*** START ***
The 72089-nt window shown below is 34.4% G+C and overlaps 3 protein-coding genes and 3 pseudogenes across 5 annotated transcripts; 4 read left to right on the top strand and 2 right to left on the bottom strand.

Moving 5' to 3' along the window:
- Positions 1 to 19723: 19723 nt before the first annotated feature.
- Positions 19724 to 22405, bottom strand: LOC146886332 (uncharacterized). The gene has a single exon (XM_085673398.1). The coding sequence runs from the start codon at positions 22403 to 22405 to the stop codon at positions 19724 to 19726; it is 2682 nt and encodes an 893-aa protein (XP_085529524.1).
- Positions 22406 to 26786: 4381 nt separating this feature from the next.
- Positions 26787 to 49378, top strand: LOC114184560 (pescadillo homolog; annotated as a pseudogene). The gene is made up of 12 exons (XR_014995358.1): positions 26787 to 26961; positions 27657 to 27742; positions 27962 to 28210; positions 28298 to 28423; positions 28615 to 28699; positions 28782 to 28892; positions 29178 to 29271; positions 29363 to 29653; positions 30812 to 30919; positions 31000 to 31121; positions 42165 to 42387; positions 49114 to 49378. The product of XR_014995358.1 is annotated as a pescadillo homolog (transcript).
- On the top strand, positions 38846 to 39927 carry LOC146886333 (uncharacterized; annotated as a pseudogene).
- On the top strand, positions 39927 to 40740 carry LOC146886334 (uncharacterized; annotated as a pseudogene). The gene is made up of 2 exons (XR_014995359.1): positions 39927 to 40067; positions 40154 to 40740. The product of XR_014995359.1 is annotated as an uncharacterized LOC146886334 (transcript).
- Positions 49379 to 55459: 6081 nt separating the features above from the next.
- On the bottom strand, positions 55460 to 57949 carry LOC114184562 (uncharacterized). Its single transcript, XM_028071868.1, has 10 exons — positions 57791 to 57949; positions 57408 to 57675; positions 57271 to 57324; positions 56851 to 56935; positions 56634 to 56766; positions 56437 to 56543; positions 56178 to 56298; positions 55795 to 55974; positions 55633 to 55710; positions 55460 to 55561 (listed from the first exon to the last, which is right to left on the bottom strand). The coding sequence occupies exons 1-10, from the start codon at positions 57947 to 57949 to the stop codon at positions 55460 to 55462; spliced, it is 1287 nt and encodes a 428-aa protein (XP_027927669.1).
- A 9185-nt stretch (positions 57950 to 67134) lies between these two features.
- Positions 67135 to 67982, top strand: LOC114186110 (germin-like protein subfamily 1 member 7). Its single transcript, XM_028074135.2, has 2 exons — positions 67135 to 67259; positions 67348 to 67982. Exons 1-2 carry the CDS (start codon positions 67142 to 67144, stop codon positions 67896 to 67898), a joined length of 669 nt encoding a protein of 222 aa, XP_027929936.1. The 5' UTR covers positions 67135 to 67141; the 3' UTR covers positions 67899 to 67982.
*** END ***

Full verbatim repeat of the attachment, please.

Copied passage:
The 72089-nt window shown below is 34.4% G+C and overlaps 3 protein-coding genes and 3 pseudogenes across 5 annotated transcripts; 4 read left to right on the top strand and 2 right to left on the bottom strand.

Moving 5' to 3' along the window:
- Positions 1 to 19723: 19723 nt before the first annotated feature.
- Positions 19724 to 22405, bottom strand: LOC146886332 (uncharacterized). The gene has a single exon (XM_085673398.1). The coding sequence runs from the start codon at positions 22403 to 22405 to the stop codon at positions 19724 to 19726; it is 2682 nt and encodes an 893-aa protein (XP_085529524.1).
- Positions 22406 to 26786: 4381 nt separating this feature from the next.
- Positions 26787 to 49378, top strand: LOC114184560 (pescadillo homolog; annotated as a pseudogene). The gene is made up of 12 exons (XR_014995358.1): positions 26787 to 26961; positions 27657 to 27742; positions 27962 to 28210; positions 28298 to 28423; positions 28615 to 28699; positions 28782 to 28892; positions 29178 to 29271; positions 29363 to 29653; positions 30812 to 30919; positions 31000 to 31121; positions 42165 to 42387; positions 49114 to 49378. The product of XR_014995358.1 is annotated as a pescadillo homolog (transcript).
- On the top strand, positions 38846 to 39927 carry LOC146886333 (uncharacterized; annotated as a pseudogene).
- On the top strand, positions 39927 to 40740 carry LOC146886334 (uncharacterized; annotated as a pseudogene). The gene is made up of 2 exons (XR_014995359.1): positions 39927 to 40067; positions 40154 to 40740. The product of XR_014995359.1 is annotated as an uncharacterized LOC146886334 (transcript).
- Positions 49379 to 55459: 6081 nt separating the features above from the next.
- On the bottom strand, positions 55460 to 57949 carry LOC114184562 (uncharacterized). Its single transcript, XM_028071868.1, has 10 exons — positions 57791 to 57949; positions 57408 to 57675; positions 57271 to 57324; positions 56851 to 56935; positions 56634 to 56766; positions 56437 to 56543; positions 56178 to 56298; positions 55795 to 55974; positions 55633 to 55710; positions 55460 to 55561 (listed from the first exon to the last, which is right to left on the bottom strand). The coding sequence occupies exons 1-10, from the start codon at positions 57947 to 57949 to the stop codon at positions 55460 to 55462; spliced, it is 1287 nt and encodes a 428-aa protein (XP_027927669.1).
- A 9185-nt stretch (positions 57950 to 67134) lies between these two features.
- Positions 67135 to 67982, top strand: LOC114186110 (germin-like protein subfamily 1 member 7). Its single transcript, XM_028074135.2, has 2 exons — positions 67135 to 67259; positions 67348 to 67982. Exons 1-2 carry the CDS (start codon positions 67142 to 67144, stop codon positions 67896 to 67898), a joined length of 669 nt encoding a protein of 222 aa, XP_027929936.1. The 5' UTR covers positions 67135 to 67141; the 3' UTR covers positions 67899 to 67982.